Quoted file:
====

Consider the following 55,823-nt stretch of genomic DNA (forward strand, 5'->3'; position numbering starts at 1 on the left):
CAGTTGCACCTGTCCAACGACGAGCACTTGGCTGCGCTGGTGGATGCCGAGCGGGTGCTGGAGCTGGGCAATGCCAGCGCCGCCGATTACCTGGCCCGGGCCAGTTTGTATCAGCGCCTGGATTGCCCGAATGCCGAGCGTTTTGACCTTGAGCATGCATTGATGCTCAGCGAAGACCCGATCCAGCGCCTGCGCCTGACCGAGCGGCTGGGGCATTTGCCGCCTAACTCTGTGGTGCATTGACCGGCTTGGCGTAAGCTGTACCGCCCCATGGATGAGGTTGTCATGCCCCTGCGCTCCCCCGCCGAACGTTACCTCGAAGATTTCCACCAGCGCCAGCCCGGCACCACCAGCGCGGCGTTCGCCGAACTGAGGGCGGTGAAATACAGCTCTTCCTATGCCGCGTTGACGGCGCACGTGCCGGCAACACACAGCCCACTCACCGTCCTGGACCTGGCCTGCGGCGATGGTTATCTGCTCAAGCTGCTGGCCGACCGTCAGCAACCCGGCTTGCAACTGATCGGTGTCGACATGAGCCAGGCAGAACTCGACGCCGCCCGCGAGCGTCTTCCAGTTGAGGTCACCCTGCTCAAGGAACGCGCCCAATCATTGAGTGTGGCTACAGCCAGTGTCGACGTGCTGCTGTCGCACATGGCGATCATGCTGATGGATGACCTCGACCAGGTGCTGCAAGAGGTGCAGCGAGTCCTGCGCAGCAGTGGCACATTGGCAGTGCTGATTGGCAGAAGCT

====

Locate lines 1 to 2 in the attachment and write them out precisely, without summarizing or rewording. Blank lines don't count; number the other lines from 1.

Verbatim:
Consider the following 55,823-nt stretch of genomic DNA (forward strand, 5'->3'; position numbering starts at 1 on the left):
CAGTTGCACCTGTCCAACGACGAGCACTTGGCTGCGCTGGTGGATGCCGAGCGGGTGCTGGAGCTGGGCAATGCCAGCGCCGCCGATTACCTGGCCCGGGCCAGTTTGTATCAGCGCCTGGATTGCCCGAATGCCGAGCGTTTTGACCTTGAGCATGCATTGATGCTCAGCGAAGACCCGATCCAGCGCCTGCGCCTGACCGAGCGGCTGGGGCATTTGCCGCCTAACTCTGTGGTGCATTGACCGGCTTGGCGTAAGCTGTACCGCCCCATGGATGAGGTTGTCATGCCCCTGCGCTCCCCCGCCGAACGTTACCTCGAAGATTTCCACCAGCGCCAGCCCGGCACCACCAGCGCGGCGTTCGCCGAACTGAGGGCGGTGAAATACAGCTCTTCCTATGCCGCGTTGACGGCGCACGTGCCGGCAACACACAGCCCACTCACCGTCCTGGACCTGGCCTGCGGCGATGGTTATCTGCTCAAGCTGCTGGCCGACCGTCAGCAACCCGGCTTGCAACTGATCGGTGTCGACATGAGCCAGGCAGAACTCGACGCCGCCCGCGAGCGTCTTCCAGTTGAGGTCACCCTGCTCAAGGAACGCGCCCAATCATTGAGTGTGGCTACAGCCAGTGTCGACGTGCTGCTGTCGCACATGGCGATCATGCTGATGGATGACCTCGACCAGGTGCTGCAAGAGGTGCAGCGAGTCCTGCGCAGCAGTGGCACATTGGCAGTGCTGATTGGCAGAAGCT